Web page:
Given the reconsideration request, the pan-blues would not be able to send the two bills to the plenary session for second and third readings before they are tackled by the committee.
Additional reporting by Mo Yan-chih,
Max Hirsch and Shih Hsiu-chuan
FAMILY FEUD: Weng Jen-hsien, who was convicted of killing six people in 2016, was the second prisoner to be executed since President Tsai Ing-wen took office A death row inmate was executed on Wednesday, less than a year after he was convicted of killing six people by setting fire to his home. Minister of Justice Tsai Ching-hsiang (蔡清祥) said that he signed the order and the death sentence was carried out on Wednesday afternoon in New Taipei City. The Supreme Court on July 10 last year sentenced 53-year-old Weng Jen-hsien (翁仁賢) to death after he was convicted of killing his parents, niece, nephew and nephew’s wife and his parents’ caregivers. Weng set fire to his home in Taoyuan’s Longtan District (龍潭) on Feb. 7, 2016, after a family feud
At a campground in Nantou County, a team of women are using ropes to shimmy up a towering seven-story tall Chinaberry tree, fighting their fear of heights and reconnecting with nature. Tree climbing remains somewhat niche in Taiwan, but a growing number of women are embracing the challenge thanks to the island’s first international certified female climber arborist. Sylvia Hsu (許芢涵), 26, said she was inspired to set up her own women-only tree climbing classes after seeing the popularity of similar gatherings in Europe. “A women-only camp is a more relaxed environment,” she said. “I was hooked on trees after my first climb...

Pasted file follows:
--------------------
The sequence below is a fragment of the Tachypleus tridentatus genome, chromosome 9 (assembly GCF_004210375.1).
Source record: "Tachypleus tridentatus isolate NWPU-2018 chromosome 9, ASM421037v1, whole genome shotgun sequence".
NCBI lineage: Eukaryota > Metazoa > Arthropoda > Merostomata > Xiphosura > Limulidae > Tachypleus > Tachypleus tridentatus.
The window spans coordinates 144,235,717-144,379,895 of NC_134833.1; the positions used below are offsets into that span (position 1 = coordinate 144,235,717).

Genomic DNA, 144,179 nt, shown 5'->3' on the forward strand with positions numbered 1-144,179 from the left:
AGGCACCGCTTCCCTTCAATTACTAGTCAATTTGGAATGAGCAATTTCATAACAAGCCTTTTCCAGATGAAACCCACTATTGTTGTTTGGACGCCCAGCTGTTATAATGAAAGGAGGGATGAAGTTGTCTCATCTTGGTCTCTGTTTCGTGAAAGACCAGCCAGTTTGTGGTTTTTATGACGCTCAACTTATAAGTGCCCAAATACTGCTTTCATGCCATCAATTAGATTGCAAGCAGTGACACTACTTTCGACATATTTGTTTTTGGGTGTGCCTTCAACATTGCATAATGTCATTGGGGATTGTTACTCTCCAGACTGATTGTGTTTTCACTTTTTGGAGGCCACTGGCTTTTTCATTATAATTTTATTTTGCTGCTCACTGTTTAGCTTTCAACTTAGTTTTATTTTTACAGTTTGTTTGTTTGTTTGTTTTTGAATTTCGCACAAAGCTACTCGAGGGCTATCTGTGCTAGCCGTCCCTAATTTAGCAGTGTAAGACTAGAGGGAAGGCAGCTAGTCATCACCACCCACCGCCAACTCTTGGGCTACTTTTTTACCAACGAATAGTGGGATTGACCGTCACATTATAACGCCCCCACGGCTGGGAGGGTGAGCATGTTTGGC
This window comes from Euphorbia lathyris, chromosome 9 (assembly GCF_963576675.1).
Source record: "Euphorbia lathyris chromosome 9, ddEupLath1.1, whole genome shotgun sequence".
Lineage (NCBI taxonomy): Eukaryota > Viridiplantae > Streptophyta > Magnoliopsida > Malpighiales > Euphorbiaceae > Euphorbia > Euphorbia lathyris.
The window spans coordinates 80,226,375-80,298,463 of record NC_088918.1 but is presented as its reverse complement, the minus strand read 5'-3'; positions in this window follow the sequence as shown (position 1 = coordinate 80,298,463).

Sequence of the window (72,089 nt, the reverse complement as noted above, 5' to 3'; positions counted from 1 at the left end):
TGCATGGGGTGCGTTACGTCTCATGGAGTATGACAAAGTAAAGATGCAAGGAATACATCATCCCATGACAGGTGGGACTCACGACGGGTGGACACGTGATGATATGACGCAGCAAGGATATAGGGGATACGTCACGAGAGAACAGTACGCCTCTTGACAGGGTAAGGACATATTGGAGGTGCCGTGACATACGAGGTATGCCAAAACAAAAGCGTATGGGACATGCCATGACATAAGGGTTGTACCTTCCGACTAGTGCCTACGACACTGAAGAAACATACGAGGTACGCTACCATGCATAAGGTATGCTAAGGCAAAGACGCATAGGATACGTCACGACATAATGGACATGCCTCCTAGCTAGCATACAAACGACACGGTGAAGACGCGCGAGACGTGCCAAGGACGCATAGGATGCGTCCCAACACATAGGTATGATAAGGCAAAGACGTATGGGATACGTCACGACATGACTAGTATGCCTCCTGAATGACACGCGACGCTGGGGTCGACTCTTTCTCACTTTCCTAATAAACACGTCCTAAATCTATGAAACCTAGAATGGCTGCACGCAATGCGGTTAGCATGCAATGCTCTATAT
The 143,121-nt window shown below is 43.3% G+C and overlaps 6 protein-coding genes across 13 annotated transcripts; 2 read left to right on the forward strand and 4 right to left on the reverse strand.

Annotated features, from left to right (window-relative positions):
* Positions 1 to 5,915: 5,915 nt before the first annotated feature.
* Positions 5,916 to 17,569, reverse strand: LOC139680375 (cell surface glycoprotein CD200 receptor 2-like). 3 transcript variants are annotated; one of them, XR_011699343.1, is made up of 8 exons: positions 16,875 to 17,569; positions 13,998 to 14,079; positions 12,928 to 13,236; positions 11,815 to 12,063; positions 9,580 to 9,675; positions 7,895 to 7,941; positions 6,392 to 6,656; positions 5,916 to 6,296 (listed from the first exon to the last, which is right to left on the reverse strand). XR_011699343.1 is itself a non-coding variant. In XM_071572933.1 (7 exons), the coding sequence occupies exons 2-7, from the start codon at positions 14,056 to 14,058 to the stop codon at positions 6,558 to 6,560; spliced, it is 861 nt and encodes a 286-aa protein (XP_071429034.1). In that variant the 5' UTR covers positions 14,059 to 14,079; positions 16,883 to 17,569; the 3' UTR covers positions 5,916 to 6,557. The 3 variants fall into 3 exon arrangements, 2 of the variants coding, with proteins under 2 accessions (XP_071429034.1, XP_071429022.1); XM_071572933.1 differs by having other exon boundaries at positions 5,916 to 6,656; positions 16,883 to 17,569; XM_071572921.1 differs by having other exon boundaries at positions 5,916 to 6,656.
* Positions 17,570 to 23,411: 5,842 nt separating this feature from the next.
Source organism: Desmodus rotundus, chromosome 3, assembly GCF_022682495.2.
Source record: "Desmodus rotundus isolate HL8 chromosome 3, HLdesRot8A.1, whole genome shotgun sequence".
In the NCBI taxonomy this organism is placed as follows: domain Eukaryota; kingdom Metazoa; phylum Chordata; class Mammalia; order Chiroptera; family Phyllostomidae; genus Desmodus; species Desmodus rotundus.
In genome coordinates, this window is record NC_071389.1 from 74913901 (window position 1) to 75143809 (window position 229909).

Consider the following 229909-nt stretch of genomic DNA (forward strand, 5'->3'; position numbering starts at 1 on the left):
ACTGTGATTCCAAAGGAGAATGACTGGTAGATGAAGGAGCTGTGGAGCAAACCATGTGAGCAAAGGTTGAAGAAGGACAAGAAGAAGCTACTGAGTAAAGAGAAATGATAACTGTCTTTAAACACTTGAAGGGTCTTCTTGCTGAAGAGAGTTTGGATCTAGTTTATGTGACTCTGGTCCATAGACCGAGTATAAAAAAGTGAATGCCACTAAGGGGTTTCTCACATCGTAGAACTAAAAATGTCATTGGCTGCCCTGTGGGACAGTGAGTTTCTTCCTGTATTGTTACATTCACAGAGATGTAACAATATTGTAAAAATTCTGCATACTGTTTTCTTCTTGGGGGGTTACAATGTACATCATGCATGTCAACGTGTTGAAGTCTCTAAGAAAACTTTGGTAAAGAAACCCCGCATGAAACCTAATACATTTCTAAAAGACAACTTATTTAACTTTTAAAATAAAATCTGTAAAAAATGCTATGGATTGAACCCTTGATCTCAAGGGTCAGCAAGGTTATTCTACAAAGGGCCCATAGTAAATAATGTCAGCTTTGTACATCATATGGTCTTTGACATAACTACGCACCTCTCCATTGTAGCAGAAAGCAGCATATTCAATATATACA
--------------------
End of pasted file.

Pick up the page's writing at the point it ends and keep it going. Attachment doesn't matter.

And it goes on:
Police in Kaohsiung are investigating a possible murder after a woman’s body was found in a plastic container on Thursday. The bucket was found by a person operating an excavator on a construction site at a private lot next to the Ciaotou Sugar Refinery Station (橋頭糖廠站) on the Kaohsiung Mass Rapid Transit system. Police investigator Chen Jen-cheng (陳仁正) yesterday said police had reviewed missing person reports and have narrowed the identity of the victim down to about 20 possible people. Physical evidence suggested she might have been a Fongshan District (鳳山) woman surnamed Lin (林), who was about 60 years old when she
IN PRINCIPLE: The Central Epidemic Command Center began yesterday to ban visits to hospitalized patients, Minister of Health and Welfare Chen Shih-chung said The Central Epidemic Command Center (CECC) yesterday announced 10 new COVID-19 cases — eight imported and two locally transmitted — bringing the nation’s tally of confirmed cases to 339. The imported cases involved six men and two women, all Taiwanese, who had traveled to Austria, Canada, the Czech Republic, Denmark, Indonesia, countries in Latin America, the UK or the US before arriving back in Taiwan between March 6 and Tuesday, center data showed. Among them, patient No. 338 was part of a tour group that traveled to Austria and the Czech Republic, and has resulted in an infection cluster of five cases,